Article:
Mr. Rory Rowland Goes To Jefferson City (or, Independence Democrat looks to enact campaign contribution limits)
From the It Never Hurts To Ask category, Rep. Rory Rowland has introduced a bill that would put an end to the six-figure checks that get cut to Missouri politicians by special interests.
Rowland is a freshman House Democrat from Independence who won a special election to take over for Noel Torpey. Tropey last year resigned to become a lobbyist in Jefferson City.
Torpey’s career change, migrating from a lawmaker one day to an automatically connected lobbyist the next, is but one example of the types of things that go on in Jefferson City — things that have earned Missouri its ethically deficient reputation.
Missouri lawmakers pledged to make ethics reform a priority in 2016, after the scene in the statehouse got so ugly that two prominent legislators, House Speaker John Diehl and Sen. Paul LeVota, resigned amid scandal. While their resignations were tied to claims of sexual improprieties, their behavior was chalked up as symptomatic of a bigger disease brought on by the sense of entitlement that accompanies campaign contribution largesse and an inflow of lobbying gifts.
So far, lawmakers have followed up that promise with tepid approaches to ethics reform. One example: There’s a bill floating around that would require a one year “cooling-off period” after a lawmaker left his or her post before becoming a lobbyist. But there’s a catch: The law would apply to lawmakers elected this November and thereafter. In others words, “Cooling off period for thee but not for me.”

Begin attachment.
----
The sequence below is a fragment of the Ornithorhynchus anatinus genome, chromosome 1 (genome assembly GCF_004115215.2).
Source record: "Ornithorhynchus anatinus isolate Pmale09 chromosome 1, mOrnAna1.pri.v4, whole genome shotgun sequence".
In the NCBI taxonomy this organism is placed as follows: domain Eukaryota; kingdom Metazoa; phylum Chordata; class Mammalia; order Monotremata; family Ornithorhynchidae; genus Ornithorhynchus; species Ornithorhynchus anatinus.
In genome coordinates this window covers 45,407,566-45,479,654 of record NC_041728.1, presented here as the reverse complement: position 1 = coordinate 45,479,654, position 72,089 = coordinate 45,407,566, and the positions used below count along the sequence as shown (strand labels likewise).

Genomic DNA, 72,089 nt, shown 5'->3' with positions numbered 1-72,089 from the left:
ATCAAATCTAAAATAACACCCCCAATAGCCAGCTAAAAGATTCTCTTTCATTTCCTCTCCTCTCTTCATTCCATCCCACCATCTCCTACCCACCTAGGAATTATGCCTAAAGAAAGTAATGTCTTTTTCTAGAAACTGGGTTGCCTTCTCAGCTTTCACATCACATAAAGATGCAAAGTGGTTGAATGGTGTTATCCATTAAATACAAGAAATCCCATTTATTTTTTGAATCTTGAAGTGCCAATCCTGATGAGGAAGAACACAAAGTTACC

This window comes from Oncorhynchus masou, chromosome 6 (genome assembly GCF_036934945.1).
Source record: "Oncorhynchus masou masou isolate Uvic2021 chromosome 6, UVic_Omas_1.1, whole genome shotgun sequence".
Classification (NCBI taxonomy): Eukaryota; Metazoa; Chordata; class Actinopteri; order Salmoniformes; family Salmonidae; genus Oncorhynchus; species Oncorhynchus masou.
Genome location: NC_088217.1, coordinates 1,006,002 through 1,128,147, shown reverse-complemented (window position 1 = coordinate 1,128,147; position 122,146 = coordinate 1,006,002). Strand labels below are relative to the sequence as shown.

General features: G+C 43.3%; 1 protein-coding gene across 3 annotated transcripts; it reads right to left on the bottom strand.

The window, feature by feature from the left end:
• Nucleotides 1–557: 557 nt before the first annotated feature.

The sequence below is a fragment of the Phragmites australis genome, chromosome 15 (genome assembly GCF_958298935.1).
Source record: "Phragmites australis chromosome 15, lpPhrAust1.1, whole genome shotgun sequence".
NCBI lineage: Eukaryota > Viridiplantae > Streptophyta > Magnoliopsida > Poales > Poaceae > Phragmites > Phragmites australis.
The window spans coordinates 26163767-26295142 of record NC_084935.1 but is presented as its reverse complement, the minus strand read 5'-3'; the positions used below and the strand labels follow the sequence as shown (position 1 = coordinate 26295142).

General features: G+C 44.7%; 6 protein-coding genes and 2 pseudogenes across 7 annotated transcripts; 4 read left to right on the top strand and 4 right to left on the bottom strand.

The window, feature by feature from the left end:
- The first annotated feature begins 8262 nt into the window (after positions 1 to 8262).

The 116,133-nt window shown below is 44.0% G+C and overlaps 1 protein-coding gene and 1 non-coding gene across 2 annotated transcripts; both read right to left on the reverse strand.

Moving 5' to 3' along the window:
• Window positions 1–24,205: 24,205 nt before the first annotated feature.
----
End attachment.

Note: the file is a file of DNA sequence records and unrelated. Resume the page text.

Rowland’s bill represents the Holy Grail of ethics reform in Missouri. House Bill 2501 sets campaign contribution limits to state candidates at $2,700 per election cycle. That limit would adjust for inflation each election cycle afterward.
“Throughout my district, the people are overwhelmingly in favor of capping contribution limits,” Rowland said in a written statement.
That’s probably true. But the people who make the rules — Rowland’s colleagues in the capital, many of whom have campaign accounts flush with big-dollar checks — tend not to share that sentiment. Various proposals like Rowland’s have failed over the years.
As things stand today, powerful interests can lavish certain key lawmakers with outsized donations. Exhibit A is Kurt Schaefer, the Columbia Republican who has amassed $750,000 in political donations for his run for Attorney General from super donor Rex Sinquefield.
What’s one thing Sinquefield doesn’t like? Earnings taxes, like the one paid by people who either live or work in St. Louis or Kansas City. So who, as the chairman of the Senate Appropriations Committee, sponsored a bill repealing the earnings tax? If you guessed Schaefer, treat yourself to a steak dinner tonight.
It’s that sort of thing that Rowland wants to stop. It’s an admirable, but steeply uphill effort.